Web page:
"BYOD policies–Bring Your Own Device–allow schools to bring technology into the classroom with a “bottom-up” approach. Such an approach can save money, allow students to use their own devices, and encourage a student-centered approach to learning."
With budgets tight, many schools are hoping to bring technology into the classroom without having to shell out for a device for each student. A solution for many has been to make classes BYOD (short for “bring your own device”), which allows students to bring laptops, tablets, and smartphones from home and to use them in the classroom and share them with other students.
Security and access to data was top of mind for government chief information officers as they discussed bring-your-own-device (BYOD) strategies at 'The Future of Government Mobility' breakfast in Canberra last week.
BYOD and 1:1 are two popular trends in today's educational system. The common thing between these two trends is that they are both technology-induced, that is based on, applied to, and came about as a direct result of the wider uptake of digital technologies. Also both of these trends aim at a better integration and a wider access to technology within formal educational settings.
In the last year, both desktop and portable PCs experienced declines in both mature and emerging markets worldwide. Meanwhile, smart phones and tablets carried the "smart connected device" category to new highs, topping 1 billion units worldwide.
Bring-Your-Own-Device (BYOD) schemes have become increasingly prevalent in most businesses worldwide, as employees look to use their own personal devices in a business context. When asked if employees valued certain devices over others, 89 per cent of those surveyed claimed this was the case.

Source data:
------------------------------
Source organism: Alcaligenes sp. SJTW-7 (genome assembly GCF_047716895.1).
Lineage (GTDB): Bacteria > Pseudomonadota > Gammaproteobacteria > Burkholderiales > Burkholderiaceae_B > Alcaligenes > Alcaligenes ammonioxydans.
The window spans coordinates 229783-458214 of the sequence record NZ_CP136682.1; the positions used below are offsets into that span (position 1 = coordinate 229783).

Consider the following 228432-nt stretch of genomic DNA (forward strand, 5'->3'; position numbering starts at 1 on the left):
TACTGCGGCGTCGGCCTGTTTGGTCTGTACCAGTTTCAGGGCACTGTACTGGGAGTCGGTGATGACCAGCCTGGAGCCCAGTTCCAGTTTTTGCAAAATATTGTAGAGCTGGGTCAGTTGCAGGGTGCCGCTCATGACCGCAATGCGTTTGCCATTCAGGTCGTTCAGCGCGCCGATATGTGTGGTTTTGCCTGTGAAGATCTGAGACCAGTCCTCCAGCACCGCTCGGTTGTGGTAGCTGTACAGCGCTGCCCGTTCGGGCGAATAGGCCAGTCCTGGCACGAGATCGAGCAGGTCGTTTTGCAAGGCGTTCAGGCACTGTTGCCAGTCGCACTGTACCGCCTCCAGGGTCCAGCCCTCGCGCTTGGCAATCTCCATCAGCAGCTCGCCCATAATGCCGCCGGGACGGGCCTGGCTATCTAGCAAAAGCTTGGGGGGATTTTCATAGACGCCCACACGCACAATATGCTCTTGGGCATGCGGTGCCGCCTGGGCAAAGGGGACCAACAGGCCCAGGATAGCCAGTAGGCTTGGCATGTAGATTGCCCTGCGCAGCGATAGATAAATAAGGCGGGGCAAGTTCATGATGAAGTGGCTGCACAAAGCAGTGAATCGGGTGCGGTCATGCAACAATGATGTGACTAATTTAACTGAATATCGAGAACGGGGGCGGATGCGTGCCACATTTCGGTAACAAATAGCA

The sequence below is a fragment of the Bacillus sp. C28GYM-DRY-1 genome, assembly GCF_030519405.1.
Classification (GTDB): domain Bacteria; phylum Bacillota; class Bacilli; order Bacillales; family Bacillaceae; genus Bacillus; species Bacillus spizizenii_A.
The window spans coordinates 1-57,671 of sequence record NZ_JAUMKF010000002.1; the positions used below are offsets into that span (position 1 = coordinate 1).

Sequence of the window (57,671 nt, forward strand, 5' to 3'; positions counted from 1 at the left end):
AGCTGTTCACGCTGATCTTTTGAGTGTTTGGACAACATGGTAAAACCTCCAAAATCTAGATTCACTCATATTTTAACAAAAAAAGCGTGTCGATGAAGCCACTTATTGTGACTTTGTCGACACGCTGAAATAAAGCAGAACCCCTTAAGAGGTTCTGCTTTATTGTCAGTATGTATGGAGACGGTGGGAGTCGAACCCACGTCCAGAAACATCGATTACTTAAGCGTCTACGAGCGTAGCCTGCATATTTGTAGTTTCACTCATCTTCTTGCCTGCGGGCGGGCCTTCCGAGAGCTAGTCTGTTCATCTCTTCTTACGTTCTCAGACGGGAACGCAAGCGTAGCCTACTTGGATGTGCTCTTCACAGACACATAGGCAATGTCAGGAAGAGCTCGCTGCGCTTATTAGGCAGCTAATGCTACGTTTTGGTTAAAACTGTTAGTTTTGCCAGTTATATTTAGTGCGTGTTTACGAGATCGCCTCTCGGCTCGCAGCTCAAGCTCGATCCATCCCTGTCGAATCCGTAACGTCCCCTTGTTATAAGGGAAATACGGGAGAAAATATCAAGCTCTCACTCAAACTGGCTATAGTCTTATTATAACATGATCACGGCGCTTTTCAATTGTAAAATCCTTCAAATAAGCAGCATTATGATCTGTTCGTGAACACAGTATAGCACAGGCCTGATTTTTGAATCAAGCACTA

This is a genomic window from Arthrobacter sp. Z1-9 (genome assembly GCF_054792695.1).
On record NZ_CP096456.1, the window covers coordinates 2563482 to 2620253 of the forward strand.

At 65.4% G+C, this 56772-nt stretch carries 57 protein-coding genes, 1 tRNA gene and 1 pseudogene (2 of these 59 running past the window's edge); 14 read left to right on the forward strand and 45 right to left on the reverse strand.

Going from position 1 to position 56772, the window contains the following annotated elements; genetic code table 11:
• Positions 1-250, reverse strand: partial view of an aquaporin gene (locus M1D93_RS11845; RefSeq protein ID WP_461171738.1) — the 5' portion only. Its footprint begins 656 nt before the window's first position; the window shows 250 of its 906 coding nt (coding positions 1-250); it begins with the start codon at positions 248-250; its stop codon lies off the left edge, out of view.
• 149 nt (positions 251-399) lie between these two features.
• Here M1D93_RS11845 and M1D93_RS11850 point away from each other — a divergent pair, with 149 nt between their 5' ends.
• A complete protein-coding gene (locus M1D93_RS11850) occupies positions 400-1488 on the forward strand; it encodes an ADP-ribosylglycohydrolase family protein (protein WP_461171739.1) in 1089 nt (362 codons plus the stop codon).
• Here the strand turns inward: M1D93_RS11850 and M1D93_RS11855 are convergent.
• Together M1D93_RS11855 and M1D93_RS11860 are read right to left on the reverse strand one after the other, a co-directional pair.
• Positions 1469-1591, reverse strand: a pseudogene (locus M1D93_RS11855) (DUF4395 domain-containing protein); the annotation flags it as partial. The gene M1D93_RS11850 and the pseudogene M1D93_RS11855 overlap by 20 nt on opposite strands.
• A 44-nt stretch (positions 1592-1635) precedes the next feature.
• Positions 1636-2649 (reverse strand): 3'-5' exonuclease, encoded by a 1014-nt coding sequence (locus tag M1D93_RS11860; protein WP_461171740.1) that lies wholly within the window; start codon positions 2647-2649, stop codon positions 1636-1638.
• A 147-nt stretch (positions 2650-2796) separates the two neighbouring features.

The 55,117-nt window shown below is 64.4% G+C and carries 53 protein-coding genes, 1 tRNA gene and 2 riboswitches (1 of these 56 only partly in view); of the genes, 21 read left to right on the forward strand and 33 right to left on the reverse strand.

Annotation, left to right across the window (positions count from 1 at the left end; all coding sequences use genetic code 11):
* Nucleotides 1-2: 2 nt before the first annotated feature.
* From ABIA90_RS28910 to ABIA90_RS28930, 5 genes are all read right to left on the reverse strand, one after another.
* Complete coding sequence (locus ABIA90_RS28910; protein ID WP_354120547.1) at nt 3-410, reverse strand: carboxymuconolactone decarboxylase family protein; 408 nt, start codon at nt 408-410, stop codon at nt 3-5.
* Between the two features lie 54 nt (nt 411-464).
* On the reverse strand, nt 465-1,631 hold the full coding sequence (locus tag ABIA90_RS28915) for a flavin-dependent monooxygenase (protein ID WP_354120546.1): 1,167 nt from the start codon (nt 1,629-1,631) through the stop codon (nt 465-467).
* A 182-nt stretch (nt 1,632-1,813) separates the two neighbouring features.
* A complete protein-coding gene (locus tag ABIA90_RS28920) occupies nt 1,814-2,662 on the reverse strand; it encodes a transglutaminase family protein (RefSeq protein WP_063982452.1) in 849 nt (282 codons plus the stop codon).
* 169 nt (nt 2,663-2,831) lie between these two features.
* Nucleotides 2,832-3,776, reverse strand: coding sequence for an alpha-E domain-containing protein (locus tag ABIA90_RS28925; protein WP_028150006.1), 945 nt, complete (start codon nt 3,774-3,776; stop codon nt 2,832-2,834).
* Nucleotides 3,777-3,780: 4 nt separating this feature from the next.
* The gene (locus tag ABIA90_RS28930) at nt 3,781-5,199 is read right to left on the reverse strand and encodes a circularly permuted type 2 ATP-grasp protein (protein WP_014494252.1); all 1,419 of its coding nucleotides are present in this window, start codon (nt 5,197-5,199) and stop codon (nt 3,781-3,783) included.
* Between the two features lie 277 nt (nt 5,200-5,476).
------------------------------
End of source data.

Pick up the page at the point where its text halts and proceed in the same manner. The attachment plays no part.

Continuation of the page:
“Rather than fight against the tide, organizations should embrace the use of these devices and work alongside staff to ensure that comprehensive IT policies and best practice guidelines are put in place to assist and inform employees about how their devices should be used. End-point protection for these devices is also crucial if businesses want to safeguard employees against an ever-changing, increasingly sophisticated threat landscape.”
"The BYOD discussion is commonly framed on the basis of a few well-worn, hotly-debated issues. But let’s revisit BYOD in a different light: What can education learn from businesses that have been pioneering the BYOD model in recent years? Especially, since business, unlike our sector, is driven by markets and profitability."
"In the last three years, we have seen the rise of a new movement: BYOD, or bring your own device. This movement is gaining strength mainly as a result of the rise in personal smartphone and tablet ownership. BYOD will affect adoption of mobile learning (mLearning), and mLearning managers need to stay abreast of developments, both in the movement and in their own organizations."
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